Atrial fibrillation or flutter: Approach to Care
Atrial fibrillation, an abnormal rhythm in the upper chambers of the heart, is a leading cause of stroke and, according to the American Heart Association, affects approximately 2.2 million Americans.
University of Florida cardiovascular surgeons and cardiologists are collaborating to provide the full spectrum of care for patients. Treatments range from medicine to surgery, and each patient’s treatment plan is tailored specifically to what is the best for them.
- Medications to restore a normal rhythm
- Novel blood thinning medications to prevent stroke
- Cardioversion to shock the heart back into normal rhythm
- Catheter-based ablation interventions to eliminate the trigger points on the heart, which enable abnormal rhythms, including cryoballoon therapy
- The “Mini-Maze” operation, or minimally invasive pulmonary vein isolation procedure
- Traditional open “Maze” surgery for atrial fibrillation patients who are refractory to the above therapies
Symptoms of atrial fibrillation include fatigue, dizziness, shortness of breath, and loss of blood pressure, however, some people with the condition do not experience symptoms. According to the American Heart Association, the likelihood of developing atrial fibrillation increases with age, and three to five percent of people over 65 have the condition. Atrial fibrillation episodes can be paroxysmal (intermittent), persistent or permanent.
UF cardiologists now offer a cryoballoon catheter-based ablation procedure, which is designed for use in patients who are unresponsive to drug treatment and have paroxysmal, or intermittent, atrial fibrillation. Unlike traditional ablation treatments that use radiofrequency, or heat, to destroy faulty electrical circuits in the heart, the cryoballoon catheter procedure uses a coolant, which allows for greater catheter stability.
“Mini Maze” Procedure
For people who suffer from atrial fibrillation, but are otherwise fairly healthy, a minimally invasive Maze procedure, or “Mini Maze” has continued to develop over the last several years. For the Mini Maze, your surgeon will access your heart by making three small incisions between your ribs, through which a tiny camera and video-guided instruments are inserted. As with the open heart Maze procedure, the surgeon will identify the faulty areas where abnormal electrical signals are getting through, create precise scars (ablations) to block those signals, and remove or close off the left atrial appendage, where stroke-causing blood clots often form. The Mini Maze procedure has proven to be an effective treatment and offers many more patients the option of ablation therapy without having to undergo major open heart surgery.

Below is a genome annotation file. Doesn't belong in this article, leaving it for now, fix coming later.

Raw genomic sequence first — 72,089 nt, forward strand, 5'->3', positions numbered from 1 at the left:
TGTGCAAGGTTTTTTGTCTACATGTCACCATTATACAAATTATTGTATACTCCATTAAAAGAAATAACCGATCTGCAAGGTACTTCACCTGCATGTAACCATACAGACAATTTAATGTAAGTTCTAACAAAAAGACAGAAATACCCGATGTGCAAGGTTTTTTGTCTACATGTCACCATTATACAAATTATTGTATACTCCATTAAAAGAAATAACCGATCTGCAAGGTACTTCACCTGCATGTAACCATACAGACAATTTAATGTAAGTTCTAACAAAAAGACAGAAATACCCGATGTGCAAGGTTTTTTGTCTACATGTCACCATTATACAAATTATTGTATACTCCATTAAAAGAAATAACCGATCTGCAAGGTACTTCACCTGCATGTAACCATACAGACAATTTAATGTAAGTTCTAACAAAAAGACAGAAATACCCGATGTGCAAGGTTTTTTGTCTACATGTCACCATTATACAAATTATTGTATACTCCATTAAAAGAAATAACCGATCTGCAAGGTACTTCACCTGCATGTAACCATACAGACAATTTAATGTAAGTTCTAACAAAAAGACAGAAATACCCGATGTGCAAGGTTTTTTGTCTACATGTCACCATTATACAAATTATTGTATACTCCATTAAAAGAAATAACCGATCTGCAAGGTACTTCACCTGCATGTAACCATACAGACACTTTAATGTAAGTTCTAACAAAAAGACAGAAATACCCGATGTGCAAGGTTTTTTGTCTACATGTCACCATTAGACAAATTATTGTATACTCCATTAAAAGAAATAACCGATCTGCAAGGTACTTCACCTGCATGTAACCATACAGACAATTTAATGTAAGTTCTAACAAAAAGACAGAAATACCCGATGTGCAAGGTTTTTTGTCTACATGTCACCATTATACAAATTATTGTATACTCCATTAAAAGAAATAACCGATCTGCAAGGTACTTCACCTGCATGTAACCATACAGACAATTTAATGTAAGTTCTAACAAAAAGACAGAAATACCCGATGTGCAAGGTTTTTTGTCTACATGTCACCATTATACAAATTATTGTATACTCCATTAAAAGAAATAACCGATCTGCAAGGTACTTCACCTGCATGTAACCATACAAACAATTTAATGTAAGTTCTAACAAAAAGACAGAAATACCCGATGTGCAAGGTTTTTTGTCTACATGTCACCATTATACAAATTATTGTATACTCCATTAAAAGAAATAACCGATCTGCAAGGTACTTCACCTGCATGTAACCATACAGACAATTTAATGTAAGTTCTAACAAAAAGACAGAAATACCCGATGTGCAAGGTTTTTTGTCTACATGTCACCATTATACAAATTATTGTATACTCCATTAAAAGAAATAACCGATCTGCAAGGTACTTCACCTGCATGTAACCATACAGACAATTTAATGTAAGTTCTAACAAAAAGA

Committed to offering the latest in care, UF physicians now offer a “hybrid” approach to treating patients in persistent atrial fibrillation. The procedure combines catheter-based ablation, which interrupts atrial fibrillations on the inside of the heart, and the Mini-Maze procedure, which ablates the outside of the heart, into one single operation designed to more effectively prevent the abnormal electrical signals which cause atrial fibrillation.
“We are excited to offer this new procedure which combines the efficacy of minimally invasive surgery and the mapping ability of cardiology in one setting,” said Thomas Beaver, M.D., M.P.H., an associate professor and director of minimally invasive cardiac surgery. “We are impressed with our initial results, especially in patients that have been in atrial fibrillation for many years.”
In the past, these procedures have been performed in phases, however, the primary point of the hybrid procedure is to complete both at once so the patient does not have to come back and undergo anesthesia and a subsequent procedure.